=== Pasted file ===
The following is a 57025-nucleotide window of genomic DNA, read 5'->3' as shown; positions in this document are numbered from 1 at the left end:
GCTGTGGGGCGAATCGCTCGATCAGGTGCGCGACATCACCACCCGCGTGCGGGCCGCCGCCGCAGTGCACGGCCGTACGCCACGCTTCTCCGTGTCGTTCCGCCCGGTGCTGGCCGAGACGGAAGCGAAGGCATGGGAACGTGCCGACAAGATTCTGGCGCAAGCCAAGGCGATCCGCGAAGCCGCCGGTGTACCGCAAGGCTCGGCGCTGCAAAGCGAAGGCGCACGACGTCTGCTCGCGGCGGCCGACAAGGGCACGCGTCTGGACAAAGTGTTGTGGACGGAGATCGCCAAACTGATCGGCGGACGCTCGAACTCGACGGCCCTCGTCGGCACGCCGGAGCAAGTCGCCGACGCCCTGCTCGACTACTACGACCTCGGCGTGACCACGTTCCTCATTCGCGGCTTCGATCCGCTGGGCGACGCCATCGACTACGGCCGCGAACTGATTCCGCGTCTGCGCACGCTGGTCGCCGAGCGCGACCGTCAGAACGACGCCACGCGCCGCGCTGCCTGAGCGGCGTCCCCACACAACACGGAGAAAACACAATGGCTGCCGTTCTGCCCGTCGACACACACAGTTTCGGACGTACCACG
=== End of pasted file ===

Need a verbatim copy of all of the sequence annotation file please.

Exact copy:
The following is a 57025-nucleotide window of genomic DNA, read 5'->3' as shown; positions in this document are numbered from 1 at the left end:
GCTGTGGGGCGAATCGCTCGATCAGGTGCGCGACATCACCACCCGCGTGCGGGCCGCCGCCGCAGTGCACGGCCGTACGCCACGCTTCTCCGTGTCGTTCCGCCCGGTGCTGGCCGAGACGGAAGCGAAGGCATGGGAACGTGCCGACAAGATTCTGGCGCAAGCCAAGGCGATCCGCGAAGCCGCCGGTGTACCGCAAGGCTCGGCGCTGCAAAGCGAAGGCGCACGACGTCTGCTCGCGGCGGCCGACAAGGGCACGCGTCTGGACAAAGTGTTGTGGACGGAGATCGCCAAACTGATCGGCGGACGCTCGAACTCGACGGCCCTCGTCGGCACGCCGGAGCAAGTCGCCGACGCCCTGCTCGACTACTACGACCTCGGCGTGACCACGTTCCTCATTCGCGGCTTCGATCCGCTGGGCGACGCCATCGACTACGGCCGCGAACTGATTCCGCGTCTGCGCACGCTGGTCGCCGAGCGCGACCGTCAGAACGACGCCACGCGCCGCGCTGCCTGAGCGGCGTCCCCACACAACACGGAGAAAACACAATGGCTGCCGTTCTGCCCGTCGACACACACAGTTTCGGACGTACCACG